EPS Review #83 - Life of Pi

by Yann Martel; Canongate 2001

I grabbed this on my way out of the house when I was evicted by house-swappers a month or two ago. I had long thought that the story of a boy on a raft with a tiger would be a gimmicky novel of the type I would not like, but I was in a hurry. So I was delighted on reading the author's note, which says that this is basically a true story, and I felt a frisson when the Mr Patel from Pondicherry told the author that it would make one believe in God. I enjoyed the comment about the Indian fondness for words like "bamboozle" and settled in for a good tale. All the facts about zoos were fun but a little forced. The crazily-named Piscine Molitor Patel (Pi) is a sympathetic character, though his extreme fondness for every religion raised my first shades of doubt. I see that I dog-eared his vision of the Virgin Mary in Canada, in a snowy wood, though at this late date I cannot remember why. Perhaps it was just a feeling it engendered. The other dog-ear is of the killing of the dorado in the raft:

The dorado did a most extraordinary thing as it died: it began to flash all kinds of colours in rapid succession. Blue, green, red, gold and violet flickered and shimmered neon-like on its surface as it struggled. I felt I was beating a rainbow to death. (I found out later that the dorado is famed for its death-knell iridescence).

I do like real survival literature, but here I think my favorite part was the plainly fantastical floating island of piscivorous plants, inhabited by meerkats. That reminded me of Poe. There is a surprise at the end. Or it is a surprise to me at least, that an author toying with truth and fantasy would then bother to invent the disappointing psychological explanation at the end.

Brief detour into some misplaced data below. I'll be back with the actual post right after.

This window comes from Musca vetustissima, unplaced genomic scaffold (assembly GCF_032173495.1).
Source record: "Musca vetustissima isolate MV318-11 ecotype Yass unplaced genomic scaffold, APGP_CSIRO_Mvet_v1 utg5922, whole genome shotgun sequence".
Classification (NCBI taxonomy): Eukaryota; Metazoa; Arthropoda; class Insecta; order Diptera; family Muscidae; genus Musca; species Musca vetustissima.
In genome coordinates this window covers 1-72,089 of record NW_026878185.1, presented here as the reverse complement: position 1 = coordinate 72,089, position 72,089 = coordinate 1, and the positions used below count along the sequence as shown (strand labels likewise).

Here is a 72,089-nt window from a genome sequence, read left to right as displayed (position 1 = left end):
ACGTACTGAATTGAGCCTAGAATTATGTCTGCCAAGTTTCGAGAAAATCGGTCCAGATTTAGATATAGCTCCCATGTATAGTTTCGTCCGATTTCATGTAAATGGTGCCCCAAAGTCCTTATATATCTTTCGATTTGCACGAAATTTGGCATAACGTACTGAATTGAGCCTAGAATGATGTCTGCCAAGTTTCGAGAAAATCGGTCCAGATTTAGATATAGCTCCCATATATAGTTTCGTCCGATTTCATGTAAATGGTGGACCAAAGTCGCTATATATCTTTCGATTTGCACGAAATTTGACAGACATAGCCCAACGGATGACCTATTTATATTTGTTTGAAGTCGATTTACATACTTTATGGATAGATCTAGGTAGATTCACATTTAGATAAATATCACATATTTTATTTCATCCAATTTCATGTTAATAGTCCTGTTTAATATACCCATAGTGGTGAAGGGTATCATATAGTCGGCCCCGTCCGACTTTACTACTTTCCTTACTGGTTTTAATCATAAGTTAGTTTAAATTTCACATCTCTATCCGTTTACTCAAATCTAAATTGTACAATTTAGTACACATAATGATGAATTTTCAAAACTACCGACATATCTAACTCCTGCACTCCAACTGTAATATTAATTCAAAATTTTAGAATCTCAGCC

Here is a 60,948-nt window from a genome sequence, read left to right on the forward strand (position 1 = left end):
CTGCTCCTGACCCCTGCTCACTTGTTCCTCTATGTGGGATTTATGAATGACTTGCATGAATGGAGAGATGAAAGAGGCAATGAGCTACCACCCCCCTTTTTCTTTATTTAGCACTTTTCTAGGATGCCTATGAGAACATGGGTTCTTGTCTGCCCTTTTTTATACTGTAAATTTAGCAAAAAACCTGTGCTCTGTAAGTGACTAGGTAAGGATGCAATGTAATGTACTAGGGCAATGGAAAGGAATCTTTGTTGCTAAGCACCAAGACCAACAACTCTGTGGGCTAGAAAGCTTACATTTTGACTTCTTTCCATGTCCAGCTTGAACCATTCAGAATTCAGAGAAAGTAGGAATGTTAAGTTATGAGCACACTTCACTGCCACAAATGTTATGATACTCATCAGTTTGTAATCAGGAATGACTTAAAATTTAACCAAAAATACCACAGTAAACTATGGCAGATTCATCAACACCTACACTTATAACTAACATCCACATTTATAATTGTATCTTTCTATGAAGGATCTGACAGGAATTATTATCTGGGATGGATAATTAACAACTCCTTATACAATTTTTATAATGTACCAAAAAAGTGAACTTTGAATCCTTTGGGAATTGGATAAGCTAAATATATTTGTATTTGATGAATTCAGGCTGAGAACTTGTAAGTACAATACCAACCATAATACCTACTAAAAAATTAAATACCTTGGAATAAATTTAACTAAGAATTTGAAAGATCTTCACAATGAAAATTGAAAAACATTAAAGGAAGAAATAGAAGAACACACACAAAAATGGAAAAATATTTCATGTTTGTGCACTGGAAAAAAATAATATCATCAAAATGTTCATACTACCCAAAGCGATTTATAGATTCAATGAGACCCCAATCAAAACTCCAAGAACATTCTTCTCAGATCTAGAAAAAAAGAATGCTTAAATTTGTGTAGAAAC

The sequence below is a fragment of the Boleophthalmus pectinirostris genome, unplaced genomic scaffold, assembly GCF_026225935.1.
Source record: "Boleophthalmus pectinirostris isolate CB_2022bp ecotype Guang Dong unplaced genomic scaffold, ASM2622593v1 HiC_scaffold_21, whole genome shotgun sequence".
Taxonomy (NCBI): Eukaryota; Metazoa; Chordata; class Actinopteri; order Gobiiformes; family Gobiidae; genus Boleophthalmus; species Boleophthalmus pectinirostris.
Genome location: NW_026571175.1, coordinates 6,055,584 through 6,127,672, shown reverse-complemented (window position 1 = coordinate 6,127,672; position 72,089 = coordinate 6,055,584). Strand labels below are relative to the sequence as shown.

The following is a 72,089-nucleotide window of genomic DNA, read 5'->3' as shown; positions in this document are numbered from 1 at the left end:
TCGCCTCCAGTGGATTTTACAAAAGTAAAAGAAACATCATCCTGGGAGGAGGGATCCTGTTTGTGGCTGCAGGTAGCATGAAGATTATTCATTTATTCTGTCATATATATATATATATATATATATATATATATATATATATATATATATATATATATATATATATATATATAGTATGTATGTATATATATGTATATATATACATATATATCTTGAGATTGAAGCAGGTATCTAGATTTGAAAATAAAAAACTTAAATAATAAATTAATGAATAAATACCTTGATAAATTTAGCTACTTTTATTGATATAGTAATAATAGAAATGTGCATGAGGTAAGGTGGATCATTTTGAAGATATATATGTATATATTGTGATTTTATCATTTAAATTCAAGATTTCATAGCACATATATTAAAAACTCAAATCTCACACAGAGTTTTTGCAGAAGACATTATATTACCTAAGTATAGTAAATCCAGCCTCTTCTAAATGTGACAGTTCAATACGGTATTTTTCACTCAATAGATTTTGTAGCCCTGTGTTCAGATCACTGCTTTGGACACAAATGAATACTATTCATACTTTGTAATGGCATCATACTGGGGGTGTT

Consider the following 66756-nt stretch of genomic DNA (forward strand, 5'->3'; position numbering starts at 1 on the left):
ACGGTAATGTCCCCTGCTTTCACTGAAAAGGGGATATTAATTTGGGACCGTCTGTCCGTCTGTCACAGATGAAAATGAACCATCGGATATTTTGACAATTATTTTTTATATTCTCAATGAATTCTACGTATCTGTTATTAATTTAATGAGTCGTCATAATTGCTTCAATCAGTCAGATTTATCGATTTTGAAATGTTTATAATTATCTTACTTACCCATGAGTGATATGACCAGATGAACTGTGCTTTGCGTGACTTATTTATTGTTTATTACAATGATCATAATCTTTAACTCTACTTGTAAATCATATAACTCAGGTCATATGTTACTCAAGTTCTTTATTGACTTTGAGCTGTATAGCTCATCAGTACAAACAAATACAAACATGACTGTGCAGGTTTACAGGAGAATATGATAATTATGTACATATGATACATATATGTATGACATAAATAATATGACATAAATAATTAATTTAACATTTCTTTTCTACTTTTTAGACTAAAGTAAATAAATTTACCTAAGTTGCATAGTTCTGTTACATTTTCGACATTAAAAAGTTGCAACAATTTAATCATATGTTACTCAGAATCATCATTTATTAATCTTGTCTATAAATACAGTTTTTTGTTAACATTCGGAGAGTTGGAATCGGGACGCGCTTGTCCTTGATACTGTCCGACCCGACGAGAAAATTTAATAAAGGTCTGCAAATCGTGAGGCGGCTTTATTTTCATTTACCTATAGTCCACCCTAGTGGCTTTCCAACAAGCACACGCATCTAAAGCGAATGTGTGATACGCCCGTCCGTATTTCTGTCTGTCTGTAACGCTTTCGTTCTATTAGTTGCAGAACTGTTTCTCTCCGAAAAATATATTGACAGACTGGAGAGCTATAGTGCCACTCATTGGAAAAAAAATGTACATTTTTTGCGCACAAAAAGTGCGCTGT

I was going to refer to a previous review of an excellent non-fiction tale of survival, but I found that I never sent it. So here it as as a bonus:

In the Heart of the Sea, by Nathaniel Philbrick, 2000

The true story behind Moby Dick. An obvious Perfect Storm wannabee, but very good all the same. You have your crazed sperm whale, your gory whaling details, your fingerbone-gnawing cannibalism. There is an appalling scene of Galapagos abuse. I was interested to learn that the SE Pacific is rather sterile because the south polar current flows unbroken beneath it -- no welling up of nutrients. So it was a big mistake on the survivors' part to fight the prevailing winds and head back east. They made Henderson Island, in the middle of nowhere, which had only one small spring below the tide line, and a few birds, and some skeletons in a cave. Would you have stayed? Three of the men did, because they thought that being the only non-Nantucketers would move them up the menu. Read it and find out what happened to them.

Patricia has been filing all week, and handed me an old letter from Nantucketer Albert J Pitkin, our old man of the sea, the children's great-grandfather. He tells how most of his phone calls then were from telemarketers, who hang up gently when he says he is 89. I do wish I had spent more time with him in his boats.

Some Life of Pi trivia

Susan wrote: My book club did Life of Pi. It had its moments but I certainly didn't become a believer. I forced myself to finish The DaVinci Code and thought it was limburger throughout. New favorite author - Richard Russo with Empire Falls being my fave. Loved the newest Hiaasen Skinny Dip. Try to find Little Children by Perotta and Present Value by Willett if you can.